In Tanzania, as in many other African countries, Muslims discriminate against, persecute and attack Christians, with the complicity of the authorities.
For years officials have been colluding with Muslims to stop churches from being built and to erect mosques, Christians have been arrested for "illegal preaching", churches have been destroyed and torched, Christian university students have been prohibited from worshipping, Christian leaders have been jailed, Muslims have seized Christian burial sites, and especially in the Tanzanian island of Zanzibar, where Muslims represent 97 per cent of the inhabitants, Christians live in fear of being killed.
A young man who converted to Christianity fled the island to escape death threats from his Muslim family, after the beating he had received from them left him with head, hand and torso injuries, a serious mouth wound and substantial loss of blood; another Christian who accidentally burned pages of the Quran chose jail by entering a guilty plea rather than face certain death from a violent mob.
The apparent paradox is that most Tanzanians are Christian. Christians are 60 per cent of the population and Muslims are 36 per cent. But Muslims do not need to be a majority. The supremacism and aggression that are part of Islamic doctrine ensure that even a minority of Muslims can terrorize non-Muslim majorities.
After all, the dhimmis (the subjected people) that inhabited the lands of the Middle East and North Africa conquerered by Islamic hordes after the death of Muhammad were often still majorities in their countries.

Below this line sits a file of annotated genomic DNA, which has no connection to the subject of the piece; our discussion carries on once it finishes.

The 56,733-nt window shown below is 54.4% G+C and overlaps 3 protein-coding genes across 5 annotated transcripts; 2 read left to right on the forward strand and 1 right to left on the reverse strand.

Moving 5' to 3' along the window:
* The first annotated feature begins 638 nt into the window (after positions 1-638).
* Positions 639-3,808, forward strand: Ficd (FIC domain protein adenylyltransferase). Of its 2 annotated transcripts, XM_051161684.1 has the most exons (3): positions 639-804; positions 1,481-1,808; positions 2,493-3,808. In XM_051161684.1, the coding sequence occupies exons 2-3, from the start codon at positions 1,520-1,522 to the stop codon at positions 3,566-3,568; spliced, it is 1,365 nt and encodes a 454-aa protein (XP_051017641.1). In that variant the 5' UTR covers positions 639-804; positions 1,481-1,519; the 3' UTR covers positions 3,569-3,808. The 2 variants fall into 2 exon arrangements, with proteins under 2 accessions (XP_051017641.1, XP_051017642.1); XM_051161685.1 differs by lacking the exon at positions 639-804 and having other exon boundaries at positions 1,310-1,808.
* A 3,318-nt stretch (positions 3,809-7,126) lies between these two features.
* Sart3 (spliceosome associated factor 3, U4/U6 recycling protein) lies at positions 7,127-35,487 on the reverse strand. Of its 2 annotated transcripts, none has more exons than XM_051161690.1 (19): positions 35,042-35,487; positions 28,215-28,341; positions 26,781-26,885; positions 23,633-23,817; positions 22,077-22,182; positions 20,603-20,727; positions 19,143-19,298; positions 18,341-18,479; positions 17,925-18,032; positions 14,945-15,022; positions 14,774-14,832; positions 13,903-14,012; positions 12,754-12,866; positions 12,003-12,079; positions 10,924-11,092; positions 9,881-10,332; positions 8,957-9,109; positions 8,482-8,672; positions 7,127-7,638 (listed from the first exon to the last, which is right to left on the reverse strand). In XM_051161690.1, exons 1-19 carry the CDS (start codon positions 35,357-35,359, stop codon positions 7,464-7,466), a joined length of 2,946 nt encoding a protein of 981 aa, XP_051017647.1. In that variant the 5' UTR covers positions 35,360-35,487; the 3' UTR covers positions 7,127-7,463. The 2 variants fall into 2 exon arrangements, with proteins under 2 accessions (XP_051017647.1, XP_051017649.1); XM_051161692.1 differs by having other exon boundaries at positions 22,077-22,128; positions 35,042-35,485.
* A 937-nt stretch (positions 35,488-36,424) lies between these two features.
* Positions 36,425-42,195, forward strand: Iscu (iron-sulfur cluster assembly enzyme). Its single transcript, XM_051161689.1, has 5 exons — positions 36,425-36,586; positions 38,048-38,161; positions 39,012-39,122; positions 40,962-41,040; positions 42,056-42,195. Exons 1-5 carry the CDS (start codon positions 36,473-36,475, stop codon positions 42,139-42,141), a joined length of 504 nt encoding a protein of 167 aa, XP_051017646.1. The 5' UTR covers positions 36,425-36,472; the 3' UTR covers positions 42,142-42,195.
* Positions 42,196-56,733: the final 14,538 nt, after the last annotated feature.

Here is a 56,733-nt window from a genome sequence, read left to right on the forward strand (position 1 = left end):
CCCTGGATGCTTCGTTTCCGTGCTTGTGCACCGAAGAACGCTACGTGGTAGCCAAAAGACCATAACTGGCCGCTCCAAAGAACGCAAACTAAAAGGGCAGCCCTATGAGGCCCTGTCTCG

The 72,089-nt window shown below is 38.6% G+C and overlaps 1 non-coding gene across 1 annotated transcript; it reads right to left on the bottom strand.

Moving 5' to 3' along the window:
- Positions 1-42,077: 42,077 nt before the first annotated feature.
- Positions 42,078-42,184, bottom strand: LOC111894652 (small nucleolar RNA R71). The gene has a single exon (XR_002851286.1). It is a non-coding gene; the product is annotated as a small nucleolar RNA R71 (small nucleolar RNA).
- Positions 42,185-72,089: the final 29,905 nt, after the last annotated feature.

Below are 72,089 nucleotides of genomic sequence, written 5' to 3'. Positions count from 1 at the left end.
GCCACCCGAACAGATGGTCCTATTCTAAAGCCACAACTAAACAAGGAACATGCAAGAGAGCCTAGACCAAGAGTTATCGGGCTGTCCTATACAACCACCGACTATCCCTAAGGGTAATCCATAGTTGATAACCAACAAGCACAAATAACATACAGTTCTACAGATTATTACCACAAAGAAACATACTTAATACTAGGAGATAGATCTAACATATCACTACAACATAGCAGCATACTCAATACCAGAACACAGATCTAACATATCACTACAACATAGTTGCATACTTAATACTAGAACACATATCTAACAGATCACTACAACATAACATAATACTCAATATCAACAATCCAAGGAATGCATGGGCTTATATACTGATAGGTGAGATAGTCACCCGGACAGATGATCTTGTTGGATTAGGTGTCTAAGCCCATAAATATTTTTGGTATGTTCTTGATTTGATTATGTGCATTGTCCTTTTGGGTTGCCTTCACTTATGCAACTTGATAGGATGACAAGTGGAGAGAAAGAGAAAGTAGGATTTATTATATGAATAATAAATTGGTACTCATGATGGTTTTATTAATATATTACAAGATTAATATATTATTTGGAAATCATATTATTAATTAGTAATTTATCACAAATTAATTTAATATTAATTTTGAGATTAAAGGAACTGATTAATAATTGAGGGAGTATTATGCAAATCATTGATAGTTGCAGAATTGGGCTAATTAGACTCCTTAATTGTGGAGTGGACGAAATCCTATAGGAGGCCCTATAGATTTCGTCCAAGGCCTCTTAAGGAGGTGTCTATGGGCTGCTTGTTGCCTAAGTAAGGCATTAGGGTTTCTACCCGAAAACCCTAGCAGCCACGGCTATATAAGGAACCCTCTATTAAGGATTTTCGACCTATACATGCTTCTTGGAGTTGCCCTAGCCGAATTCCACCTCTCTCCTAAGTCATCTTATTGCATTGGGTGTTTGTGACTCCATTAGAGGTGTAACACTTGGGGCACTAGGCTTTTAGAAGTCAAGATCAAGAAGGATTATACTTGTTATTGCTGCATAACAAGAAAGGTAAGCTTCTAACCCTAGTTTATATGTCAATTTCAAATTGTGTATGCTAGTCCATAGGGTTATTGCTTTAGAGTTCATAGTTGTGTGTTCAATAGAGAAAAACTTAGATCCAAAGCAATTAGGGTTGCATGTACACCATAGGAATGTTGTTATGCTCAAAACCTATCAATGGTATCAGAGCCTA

The most recent horror occurred last Sunday, a bomb explosion outside a new Catholic church, considered "one of worst ‘terrorist’ incidents in years" in which 3 people were killed and more than 60 injured:
Last Sunday’s blast outside St Joseph’s Roman Catholic Church in Arusha, a town popular with tourists visiting the Serengeti national park and Mount Kilimanjaro, was just the latest example.
The newly built church, in the Olasti district on the outskirts of Arusha, was celebrating its first ever mass at the time of the attack, which left three dead and more than 60 injured...
In Zanzibar, which is 97 per cent Muslim, arsonists burned the Evangelical Church of Siloam on February 19, two days after gunmen killed a Catholic priest, Father Evaristus Mushi, in the Motni area of the island.
Earlier that month, an Assemblies of God minister, Pastor Mathayo Kachili, was hacked to death in the Geita region of Lake Victoria..
Christian Solidarity Worldwide reports that church leaders began to receive text messages from a group calling itself ‘Muslim Renewal’ which claimed responsibility for these murders, adding the killers were ‘trained in Somalia’ and which promised ‘disaster’ during the Easter season.